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seen Jun 7 at 17:52

Apr
9
comment Preserving cracked concrete
You do want to prevent water entry. Caulk any cracks big enough to accept caulk. Any smaller (i.e. "hairline") cracks should be able to be bridged with latex paint alone. If there's any gaps too big to caulk fill them with more rendering.
Apr
9
comment Is it stupid to replace redwood siding with Hardi board or LP SmartSide?
Sounds more like an emotional reaction from the painter rather than any practical advice. Or maybe he was afraid it would be replaced with an inferior wood product, which really would be a shame. Cement board is not an inferior product!
Apr
9
comment Dormers with ridge vents lower than main ridgeline
It's difficult to say for sure, but the smaller the difference in ridge heights in proportion to overall heights, the less likely there will be any issues with ridge intake. IMO you will not have any issues from the sound of things.
Apr
6
comment Noticed low-level damp issues in kitchen walls, what's my best course of action?
The best course is to identify and stop the source of moisture. Then you needn't do anything special with the plaster.
Apr
5
comment How do I increase my water pressure to my underground sprinklers?
Is the replacement valve the exact same design? Some valves are more restrictive than others. It could also be debris and/or dirt has gotten into the system.
Apr
4
comment How do you remove a wire from a push-in fitting when there is no release opening?
The side slots are supposed to release the two wires immediately above by pushing in with a small screwdriver. For some reason these release mechanisms do not always work that well. If they do not seem to work, cutting the wire or crushing the outlet is the best options. When using binding posts, there should be metal on both sides of the wire. It's OK to have wire under the screw head only, but some devices do have a clamping plate, in which case there will be another metal base below that.
Apr
3
comment Utility Tray - how to calculate loads on beams
The basic structural theories involved take up entire textbooks. There's also a fair amount of judgement involved with something like this, such as how much dynamic load factor to apply. Judgement requires experience. You could probably do just as well by looking at similar commercially available structures and doing something similar.
Apr
2
comment Can my garage ceiling handle this much weight?
You will not have a problem -- go for it!
Mar
29
comment Plumbing alteration has created vacuum in upstairs toilets
Well, it was a vent, though someone may have very well drained into it though they shouldn't have. Or it was acting as a vent. It's really semantics in a way, it's certainly tied into the vent system either way. If you can't change the basement, you'll need to locate the obstruction above the toilets to solve this. The basement toilet is not properly vented, but I suspect it should continue to work OK.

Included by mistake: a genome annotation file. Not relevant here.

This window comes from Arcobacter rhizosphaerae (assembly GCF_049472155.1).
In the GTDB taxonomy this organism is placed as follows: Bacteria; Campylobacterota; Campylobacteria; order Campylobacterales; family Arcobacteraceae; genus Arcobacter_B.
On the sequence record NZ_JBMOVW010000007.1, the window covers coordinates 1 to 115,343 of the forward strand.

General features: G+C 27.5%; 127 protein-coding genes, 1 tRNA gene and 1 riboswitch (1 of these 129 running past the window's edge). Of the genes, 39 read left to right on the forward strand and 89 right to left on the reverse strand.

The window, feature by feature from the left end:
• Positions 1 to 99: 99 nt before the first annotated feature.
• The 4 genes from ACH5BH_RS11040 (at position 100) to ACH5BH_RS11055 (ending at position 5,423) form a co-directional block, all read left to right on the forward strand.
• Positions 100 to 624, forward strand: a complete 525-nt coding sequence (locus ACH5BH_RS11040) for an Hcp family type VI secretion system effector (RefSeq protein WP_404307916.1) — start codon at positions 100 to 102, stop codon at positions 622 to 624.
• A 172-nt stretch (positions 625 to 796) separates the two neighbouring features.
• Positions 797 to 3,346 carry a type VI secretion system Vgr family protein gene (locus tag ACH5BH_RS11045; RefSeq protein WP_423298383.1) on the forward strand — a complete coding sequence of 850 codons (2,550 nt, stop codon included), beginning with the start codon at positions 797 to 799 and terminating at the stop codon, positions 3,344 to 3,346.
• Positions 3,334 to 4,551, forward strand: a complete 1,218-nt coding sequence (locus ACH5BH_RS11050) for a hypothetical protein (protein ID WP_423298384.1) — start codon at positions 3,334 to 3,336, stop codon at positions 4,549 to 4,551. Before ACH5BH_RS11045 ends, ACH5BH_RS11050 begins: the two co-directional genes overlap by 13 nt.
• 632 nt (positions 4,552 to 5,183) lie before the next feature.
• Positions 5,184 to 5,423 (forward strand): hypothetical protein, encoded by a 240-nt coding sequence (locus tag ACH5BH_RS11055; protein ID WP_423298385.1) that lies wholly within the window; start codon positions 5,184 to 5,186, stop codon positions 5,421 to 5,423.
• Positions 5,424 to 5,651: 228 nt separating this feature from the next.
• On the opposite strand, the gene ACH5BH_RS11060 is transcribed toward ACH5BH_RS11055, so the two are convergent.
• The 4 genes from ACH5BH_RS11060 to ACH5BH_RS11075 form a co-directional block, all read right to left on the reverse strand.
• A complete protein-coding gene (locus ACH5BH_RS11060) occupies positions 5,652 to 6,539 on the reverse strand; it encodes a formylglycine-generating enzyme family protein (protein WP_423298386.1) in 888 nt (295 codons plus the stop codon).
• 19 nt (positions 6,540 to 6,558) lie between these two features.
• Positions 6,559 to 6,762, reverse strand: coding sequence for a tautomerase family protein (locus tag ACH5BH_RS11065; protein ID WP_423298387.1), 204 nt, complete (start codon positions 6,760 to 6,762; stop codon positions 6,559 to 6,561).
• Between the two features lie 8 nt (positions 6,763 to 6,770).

Mar
28
comment What can I do if the sink tailpiece is too close to the wall?
Right, as Tester101 illustrated. Even if the wall outlet occurs exactly behind the tailpiece, there should be just enough room to install a 45 ell to take the P-tap outlet out of line of the tailpiece and enabling the suggested twisting around of the trap's U-bend.
Mar
28
answered Plumbing alteration has created vacuum in upstairs toilets
Mar
28
comment Can I replace 3-way switches with 4-way switches?
@bib - Thank you! Much better. I reorganized rather than replaced because I thought it may be useful for some to see how each type is normally used and how the functionality is related.
Mar
28
revised Can I replace 3-way switches with 4-way switches?
reorganized content
Mar
27
revised Can I replace 3-way switches with 4-way switches?
better explanation of illustration
Mar
26
answered Can I replace 3-way switches with 4-way switches?
Mar
25
comment Need help wiring switches with several wires
The lower pair on the far left :)
Mar
23
comment Need help wiring switches with several wires
Cool! Then you can switch from the main box OR the living room box but not both. You abandon the lines between light and undesired switch location, then connect the light and switch as in comintern's first illustration.
Mar
22
comment Need help wiring switches with several wires
You still need another conductor unless for some reason the living room is not getting power from the main box. Try disconnecting one of the wires between the two. If the living room still works, there is a solution. If not, you need another conductor.
Mar
22
comment Need help wiring switches with several wires
I just re-read your bounty text. In order to switch the light from two locations conventionally, besides the third conductor previously mentioned, you need two traveller conductors between the switches. In addition to the two existing conductors. Unless you can easily run additional conductors, you need a wireless solution.
Mar
22
comment Need help wiring switches with several wires
It appears the living room switch box is supplied power from the main switch box. If that is the case, there is no way to conventionally switch the recessed light unless you add a third conductor from where you want the switch located for the recessed light. You might consider a wirelessly switched light fixture of some sort that only needs a constant power supply, the switching is achieved by an internal relay triggered by a wireless controller.